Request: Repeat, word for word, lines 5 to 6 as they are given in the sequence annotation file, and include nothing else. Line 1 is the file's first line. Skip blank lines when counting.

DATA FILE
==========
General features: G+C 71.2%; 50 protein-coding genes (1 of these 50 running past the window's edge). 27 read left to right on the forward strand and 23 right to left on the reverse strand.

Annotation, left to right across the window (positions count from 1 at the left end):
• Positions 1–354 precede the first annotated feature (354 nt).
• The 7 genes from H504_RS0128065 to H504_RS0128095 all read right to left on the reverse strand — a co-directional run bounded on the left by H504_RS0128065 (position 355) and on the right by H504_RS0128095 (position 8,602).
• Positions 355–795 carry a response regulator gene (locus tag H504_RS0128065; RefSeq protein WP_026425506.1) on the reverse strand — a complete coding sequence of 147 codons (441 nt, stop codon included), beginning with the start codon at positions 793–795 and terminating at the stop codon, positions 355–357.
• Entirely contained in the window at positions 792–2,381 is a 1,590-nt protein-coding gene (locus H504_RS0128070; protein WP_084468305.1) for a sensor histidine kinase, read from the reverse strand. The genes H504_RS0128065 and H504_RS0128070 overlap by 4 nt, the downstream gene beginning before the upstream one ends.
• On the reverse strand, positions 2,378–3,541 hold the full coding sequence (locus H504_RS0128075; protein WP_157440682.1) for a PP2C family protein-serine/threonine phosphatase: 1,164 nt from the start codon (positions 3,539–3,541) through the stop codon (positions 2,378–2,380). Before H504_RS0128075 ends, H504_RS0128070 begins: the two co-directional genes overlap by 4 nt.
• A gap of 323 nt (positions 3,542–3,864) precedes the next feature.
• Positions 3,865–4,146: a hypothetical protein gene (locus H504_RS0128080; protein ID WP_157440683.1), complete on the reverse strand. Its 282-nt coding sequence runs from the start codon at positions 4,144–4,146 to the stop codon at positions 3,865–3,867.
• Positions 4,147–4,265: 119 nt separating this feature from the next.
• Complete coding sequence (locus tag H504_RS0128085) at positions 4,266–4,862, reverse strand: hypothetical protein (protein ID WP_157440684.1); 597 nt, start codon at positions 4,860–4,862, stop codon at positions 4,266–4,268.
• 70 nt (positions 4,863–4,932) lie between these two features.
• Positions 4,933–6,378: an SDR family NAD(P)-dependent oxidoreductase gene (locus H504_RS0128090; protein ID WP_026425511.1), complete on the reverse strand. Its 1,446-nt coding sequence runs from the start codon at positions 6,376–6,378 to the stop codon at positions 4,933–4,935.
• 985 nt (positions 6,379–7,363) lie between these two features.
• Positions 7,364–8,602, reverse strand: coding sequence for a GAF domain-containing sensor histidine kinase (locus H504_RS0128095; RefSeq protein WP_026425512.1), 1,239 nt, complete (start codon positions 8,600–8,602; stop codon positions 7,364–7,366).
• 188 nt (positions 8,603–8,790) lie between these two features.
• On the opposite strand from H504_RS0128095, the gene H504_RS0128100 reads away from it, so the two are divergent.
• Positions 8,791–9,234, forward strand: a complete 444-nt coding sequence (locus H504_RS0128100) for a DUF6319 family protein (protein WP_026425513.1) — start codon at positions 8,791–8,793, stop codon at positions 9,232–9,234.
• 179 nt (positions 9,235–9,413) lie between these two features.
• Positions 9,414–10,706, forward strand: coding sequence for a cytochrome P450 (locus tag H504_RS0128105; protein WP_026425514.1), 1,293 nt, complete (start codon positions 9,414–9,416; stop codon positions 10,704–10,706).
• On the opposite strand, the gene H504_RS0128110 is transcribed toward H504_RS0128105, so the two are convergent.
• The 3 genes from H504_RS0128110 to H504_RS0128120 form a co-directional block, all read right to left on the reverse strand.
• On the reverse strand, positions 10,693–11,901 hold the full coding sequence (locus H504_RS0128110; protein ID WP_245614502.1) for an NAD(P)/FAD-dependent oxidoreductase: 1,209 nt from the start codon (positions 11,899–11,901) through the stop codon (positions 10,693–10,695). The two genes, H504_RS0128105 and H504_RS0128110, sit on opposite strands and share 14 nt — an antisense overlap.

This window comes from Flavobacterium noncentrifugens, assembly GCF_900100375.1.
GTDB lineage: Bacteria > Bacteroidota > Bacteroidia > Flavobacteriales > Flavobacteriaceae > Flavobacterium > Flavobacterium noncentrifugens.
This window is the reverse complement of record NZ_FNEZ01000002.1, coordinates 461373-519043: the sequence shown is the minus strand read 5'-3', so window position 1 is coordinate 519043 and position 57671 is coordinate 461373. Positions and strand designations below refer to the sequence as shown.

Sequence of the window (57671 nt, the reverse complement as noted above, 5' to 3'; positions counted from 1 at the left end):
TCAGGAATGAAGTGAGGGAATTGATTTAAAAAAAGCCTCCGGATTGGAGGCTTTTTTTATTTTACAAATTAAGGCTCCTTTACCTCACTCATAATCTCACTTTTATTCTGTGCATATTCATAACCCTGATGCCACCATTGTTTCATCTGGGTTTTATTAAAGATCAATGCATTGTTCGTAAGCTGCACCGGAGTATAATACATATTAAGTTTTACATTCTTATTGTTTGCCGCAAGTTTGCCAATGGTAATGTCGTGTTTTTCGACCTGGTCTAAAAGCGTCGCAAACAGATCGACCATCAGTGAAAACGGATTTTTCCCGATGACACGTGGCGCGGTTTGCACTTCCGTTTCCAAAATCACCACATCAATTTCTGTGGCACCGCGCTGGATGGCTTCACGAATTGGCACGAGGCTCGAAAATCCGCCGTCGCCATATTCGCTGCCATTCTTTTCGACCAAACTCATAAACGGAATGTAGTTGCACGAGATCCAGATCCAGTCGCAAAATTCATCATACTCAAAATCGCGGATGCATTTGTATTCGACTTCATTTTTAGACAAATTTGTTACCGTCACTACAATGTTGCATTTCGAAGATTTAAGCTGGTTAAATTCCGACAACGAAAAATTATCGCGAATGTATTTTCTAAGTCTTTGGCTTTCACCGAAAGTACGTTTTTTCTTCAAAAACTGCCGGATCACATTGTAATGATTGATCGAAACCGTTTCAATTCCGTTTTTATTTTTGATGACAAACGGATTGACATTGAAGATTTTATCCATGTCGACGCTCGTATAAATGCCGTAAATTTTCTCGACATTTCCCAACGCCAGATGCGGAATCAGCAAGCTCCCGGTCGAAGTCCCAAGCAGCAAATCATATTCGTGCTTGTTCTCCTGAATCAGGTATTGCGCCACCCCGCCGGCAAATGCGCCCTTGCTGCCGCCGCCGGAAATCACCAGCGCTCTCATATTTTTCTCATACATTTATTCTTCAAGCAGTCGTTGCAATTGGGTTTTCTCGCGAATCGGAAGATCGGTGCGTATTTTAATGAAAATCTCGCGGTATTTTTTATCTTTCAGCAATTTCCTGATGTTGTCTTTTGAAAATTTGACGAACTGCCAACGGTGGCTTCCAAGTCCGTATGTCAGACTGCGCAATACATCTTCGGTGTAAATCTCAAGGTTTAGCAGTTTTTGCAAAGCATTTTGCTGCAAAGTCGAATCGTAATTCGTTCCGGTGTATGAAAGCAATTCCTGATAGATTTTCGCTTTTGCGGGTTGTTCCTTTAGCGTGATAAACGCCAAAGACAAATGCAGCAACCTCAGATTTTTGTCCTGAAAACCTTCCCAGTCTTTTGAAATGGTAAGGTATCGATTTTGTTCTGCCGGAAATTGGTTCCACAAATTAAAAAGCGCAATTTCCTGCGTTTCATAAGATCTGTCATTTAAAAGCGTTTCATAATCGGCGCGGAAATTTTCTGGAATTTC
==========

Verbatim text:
• Positions 355–795 carry a response regulator gene (locus tag H504_RS0128065; RefSeq protein WP_026425506.1) on the reverse strand — a complete coding sequence of 147 codons (441 nt, stop codon included), beginning with the start codon at positions 793–795 and terminating at the stop codon, positions 355–357.
• Entirely contained in the window at positions 792–2,381 is a 1,590-nt protein-coding gene (locus H504_RS0128070; protein WP_084468305.1) for a sensor histidine kinase, read from the reverse strand. The genes H504_RS0128065 and H504_RS0128070 overlap by 4 nt, the downstream gene beginning before the upstream one ends.